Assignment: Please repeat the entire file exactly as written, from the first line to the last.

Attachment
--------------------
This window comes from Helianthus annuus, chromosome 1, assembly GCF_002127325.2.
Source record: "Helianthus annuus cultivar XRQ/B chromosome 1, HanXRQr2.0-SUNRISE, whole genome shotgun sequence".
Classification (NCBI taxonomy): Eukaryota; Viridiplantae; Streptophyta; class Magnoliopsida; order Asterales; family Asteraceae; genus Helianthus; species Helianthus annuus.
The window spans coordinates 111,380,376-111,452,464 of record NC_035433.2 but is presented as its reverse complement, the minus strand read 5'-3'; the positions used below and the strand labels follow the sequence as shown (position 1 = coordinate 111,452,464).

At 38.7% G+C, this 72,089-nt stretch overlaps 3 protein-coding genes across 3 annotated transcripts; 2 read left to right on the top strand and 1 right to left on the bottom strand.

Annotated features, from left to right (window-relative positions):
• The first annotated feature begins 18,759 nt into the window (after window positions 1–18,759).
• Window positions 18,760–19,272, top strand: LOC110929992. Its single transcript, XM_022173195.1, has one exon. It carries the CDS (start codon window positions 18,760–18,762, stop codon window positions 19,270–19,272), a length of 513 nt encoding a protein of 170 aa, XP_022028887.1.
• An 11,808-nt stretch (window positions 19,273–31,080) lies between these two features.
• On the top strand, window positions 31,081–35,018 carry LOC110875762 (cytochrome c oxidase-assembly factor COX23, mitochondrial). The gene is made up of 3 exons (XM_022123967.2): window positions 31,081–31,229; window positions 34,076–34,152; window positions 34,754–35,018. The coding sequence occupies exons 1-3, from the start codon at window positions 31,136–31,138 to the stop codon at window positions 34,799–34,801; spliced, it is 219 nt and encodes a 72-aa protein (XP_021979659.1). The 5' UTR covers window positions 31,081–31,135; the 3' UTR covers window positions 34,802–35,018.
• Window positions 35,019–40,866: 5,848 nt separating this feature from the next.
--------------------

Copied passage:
This window comes from Helianthus annuus, chromosome 1, assembly GCF_002127325.2.
Source record: "Helianthus annuus cultivar XRQ/B chromosome 1, HanXRQr2.0-SUNRISE, whole genome shotgun sequence".
Classification (NCBI taxonomy): Eukaryota; Viridiplantae; Streptophyta; class Magnoliopsida; order Asterales; family Asteraceae; genus Helianthus; species Helianthus annuus.
The window spans coordinates 111,380,376-111,452,464 of record NC_035433.2 but is presented as its reverse complement, the minus strand read 5'-3'; the positions used below and the strand labels follow the sequence as shown (position 1 = coordinate 111,452,464).

At 38.7% G+C, this 72,089-nt stretch overlaps 3 protein-coding genes across 3 annotated transcripts; 2 read left to right on the top strand and 1 right to left on the bottom strand.

Annotated features, from left to right (window-relative positions):
• The first annotated feature begins 18,759 nt into the window (after window positions 1–18,759).
• Window positions 18,760–19,272, top strand: LOC110929992. Its single transcript, XM_022173195.1, has one exon. It carries the CDS (start codon window positions 18,760–18,762, stop codon window positions 19,270–19,272), a length of 513 nt encoding a protein of 170 aa, XP_022028887.1.
• An 11,808-nt stretch (window positions 19,273–31,080) lies between these two features.
• On the top strand, window positions 31,081–35,018 carry LOC110875762 (cytochrome c oxidase-assembly factor COX23, mitochondrial). The gene is made up of 3 exons (XM_022123967.2): window positions 31,081–31,229; window positions 34,076–34,152; window positions 34,754–35,018. The coding sequence occupies exons 1-3, from the start codon at window positions 31,136–31,138 to the stop codon at window positions 34,799–34,801; spliced, it is 219 nt and encodes a 72-aa protein (XP_021979659.1). The 5' UTR covers window positions 31,081–31,135; the 3' UTR covers window positions 34,802–35,018.
• Window positions 35,019–40,866: 5,848 nt separating this feature from the next.